The Sudan People’s Liberation Movement (SPLM) warned on Friday it may request the Intergovernmental Authority on Development (IGAD) intervene in a bid to settle the dispute holding up the formation of the cabinet.
IGAD, a grouping of eastern and central African states, was the main driving force behind a 9 January peace deal which ended more than two decades of north-south conflict in Sudan that left some two million people dead and four million displaced.
The peace agreement set power-sharing quotas to guide the formation of the national unity government.
Sudan’s new power-sharing government will be in place next week, the European Union’s top aid official said on Friday after talks with Sudanese officials.
“There will be 30 ministers, 30 vice-ministers. The foreign minister was quite sure,” EU Development Commissioner Louis Michel said after meeting Foreign Minister Mustafa Osman Ismail on the margins of a United Nations summit.
But the SPLM and the ruling National Congress Party (NCP) have been locked in acrimonious talks over the distribution of economic portfolios, especially the energy ministry.
First vice president John Garang
“That has been the obstacle,” senior SPLM official Pagan Amun said.
“We are working intensively to overcome it.”
The government was due to have been in place by 9 August, but its formation was also disrupted by the death in a 30 July helicopter crash of southern leader and first vice president John Garang.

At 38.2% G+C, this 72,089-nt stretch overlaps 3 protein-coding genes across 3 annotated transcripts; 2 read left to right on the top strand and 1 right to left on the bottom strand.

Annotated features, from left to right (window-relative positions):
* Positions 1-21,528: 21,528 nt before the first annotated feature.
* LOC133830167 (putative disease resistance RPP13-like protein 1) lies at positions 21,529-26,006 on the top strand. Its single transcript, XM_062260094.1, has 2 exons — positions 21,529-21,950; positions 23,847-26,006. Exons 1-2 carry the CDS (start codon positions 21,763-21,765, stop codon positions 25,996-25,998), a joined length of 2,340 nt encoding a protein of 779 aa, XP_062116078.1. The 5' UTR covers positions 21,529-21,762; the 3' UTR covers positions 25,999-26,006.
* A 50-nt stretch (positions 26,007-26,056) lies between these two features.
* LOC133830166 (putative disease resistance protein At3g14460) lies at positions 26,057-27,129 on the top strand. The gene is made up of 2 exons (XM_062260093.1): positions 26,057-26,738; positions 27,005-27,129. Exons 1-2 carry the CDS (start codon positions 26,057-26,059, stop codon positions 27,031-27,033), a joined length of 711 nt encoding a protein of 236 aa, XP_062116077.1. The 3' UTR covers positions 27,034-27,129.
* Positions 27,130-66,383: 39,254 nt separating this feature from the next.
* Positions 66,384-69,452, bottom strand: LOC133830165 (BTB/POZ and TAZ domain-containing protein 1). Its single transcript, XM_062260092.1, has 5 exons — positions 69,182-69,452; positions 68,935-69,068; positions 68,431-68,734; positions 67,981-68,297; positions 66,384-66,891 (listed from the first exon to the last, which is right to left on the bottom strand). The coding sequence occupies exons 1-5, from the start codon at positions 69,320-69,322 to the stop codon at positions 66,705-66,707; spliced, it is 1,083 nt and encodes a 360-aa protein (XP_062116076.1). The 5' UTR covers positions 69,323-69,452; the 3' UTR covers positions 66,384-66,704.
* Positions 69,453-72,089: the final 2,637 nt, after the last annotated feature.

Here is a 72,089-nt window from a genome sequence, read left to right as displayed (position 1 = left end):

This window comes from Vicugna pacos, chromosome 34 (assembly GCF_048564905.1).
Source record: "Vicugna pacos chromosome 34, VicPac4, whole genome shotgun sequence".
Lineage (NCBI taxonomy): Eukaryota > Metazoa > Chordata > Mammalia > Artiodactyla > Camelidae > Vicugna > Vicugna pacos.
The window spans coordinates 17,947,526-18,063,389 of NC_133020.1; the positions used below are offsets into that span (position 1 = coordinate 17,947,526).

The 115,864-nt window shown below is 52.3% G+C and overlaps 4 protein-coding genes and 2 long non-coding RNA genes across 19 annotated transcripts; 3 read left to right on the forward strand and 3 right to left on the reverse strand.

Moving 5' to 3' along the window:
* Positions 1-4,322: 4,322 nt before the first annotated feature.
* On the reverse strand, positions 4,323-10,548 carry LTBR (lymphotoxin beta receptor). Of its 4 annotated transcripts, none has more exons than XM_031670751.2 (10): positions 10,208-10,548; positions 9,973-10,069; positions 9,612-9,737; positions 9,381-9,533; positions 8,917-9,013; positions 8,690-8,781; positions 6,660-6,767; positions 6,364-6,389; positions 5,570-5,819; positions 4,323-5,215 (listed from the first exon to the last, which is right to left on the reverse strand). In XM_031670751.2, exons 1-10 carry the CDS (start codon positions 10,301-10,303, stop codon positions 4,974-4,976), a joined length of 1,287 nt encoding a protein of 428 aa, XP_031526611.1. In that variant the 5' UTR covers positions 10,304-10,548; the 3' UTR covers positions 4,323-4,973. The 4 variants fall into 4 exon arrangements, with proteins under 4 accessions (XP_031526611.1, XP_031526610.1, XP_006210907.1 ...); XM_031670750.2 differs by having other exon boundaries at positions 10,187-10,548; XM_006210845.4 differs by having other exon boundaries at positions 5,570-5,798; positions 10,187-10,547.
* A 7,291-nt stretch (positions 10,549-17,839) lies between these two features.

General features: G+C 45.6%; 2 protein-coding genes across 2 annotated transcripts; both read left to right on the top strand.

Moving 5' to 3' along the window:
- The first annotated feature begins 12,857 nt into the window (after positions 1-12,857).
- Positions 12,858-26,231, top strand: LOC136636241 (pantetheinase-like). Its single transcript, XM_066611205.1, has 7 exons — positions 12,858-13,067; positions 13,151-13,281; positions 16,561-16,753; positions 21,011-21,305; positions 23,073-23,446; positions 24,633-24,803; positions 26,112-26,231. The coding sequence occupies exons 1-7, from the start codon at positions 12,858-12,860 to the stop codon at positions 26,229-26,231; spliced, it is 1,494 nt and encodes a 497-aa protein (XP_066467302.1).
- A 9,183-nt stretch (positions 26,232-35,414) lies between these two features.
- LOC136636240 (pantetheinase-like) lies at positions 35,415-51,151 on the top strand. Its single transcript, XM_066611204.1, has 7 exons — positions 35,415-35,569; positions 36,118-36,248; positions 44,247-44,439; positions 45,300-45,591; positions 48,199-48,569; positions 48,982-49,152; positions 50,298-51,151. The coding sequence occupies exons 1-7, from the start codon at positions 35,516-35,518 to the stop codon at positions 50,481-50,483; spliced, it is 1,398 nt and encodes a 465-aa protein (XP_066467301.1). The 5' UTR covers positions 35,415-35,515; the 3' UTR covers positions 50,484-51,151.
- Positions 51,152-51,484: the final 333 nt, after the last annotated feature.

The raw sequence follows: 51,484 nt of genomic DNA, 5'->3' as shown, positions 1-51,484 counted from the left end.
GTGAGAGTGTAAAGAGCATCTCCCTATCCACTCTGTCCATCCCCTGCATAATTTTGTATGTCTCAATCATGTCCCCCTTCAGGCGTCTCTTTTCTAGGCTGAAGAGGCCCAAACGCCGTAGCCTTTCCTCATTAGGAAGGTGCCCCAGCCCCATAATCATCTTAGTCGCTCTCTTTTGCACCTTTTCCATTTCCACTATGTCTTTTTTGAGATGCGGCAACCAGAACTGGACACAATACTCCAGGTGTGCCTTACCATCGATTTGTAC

Amun said his group has presented a number of proposals to the NCP on how to resolve the dispute and was awaiting an answer.
“If the alternatives that are being presented (are rejected), we will have no choice but to go not only to the IGAD but to the international community,” he warned.
The SPLM official added that Garang’s successor Salva Kiir would hold further talks with President Omar al-Beshir in a last-ditch effort to break the deadlock.
Both sides want the crucial energy ministry to control oil resources. Sudan’s crude output is expected to reach 500,000 barrels per day by the end of the year.
Khartoum has admitted that another factor delaying the unity government had been difficulties in persuading the exiled opposition National Democratic Alliance (NDA) to come on board.
“We are not refusing (participation in) parliament. Our problem is with the executive branch”
The NDA said it was prepared to accept the handful of seats offered to them in the National Assembly (parliament), but wanted better representation in government.
“We are not refusing (participation in) parliament. Our problem is with the executive branch,” NDA deputy chairman Abdul Rahman Saeed said.
Saeed regretted that one of the NDA’s most important members, the Democratic Unionist Party (DUP), decided to cut a unilateral deal with the NCP to join the government at a time when the bloc was still negotiating its participation.
“We are not so happy, but they have their own freedom,” he said.
The NDA umbrella, which includes some of Sudan’s largest parties and represents the main northern groups, signed a peace agreement with the ruling party earlier this year in Cairo but many issues remain unsettled.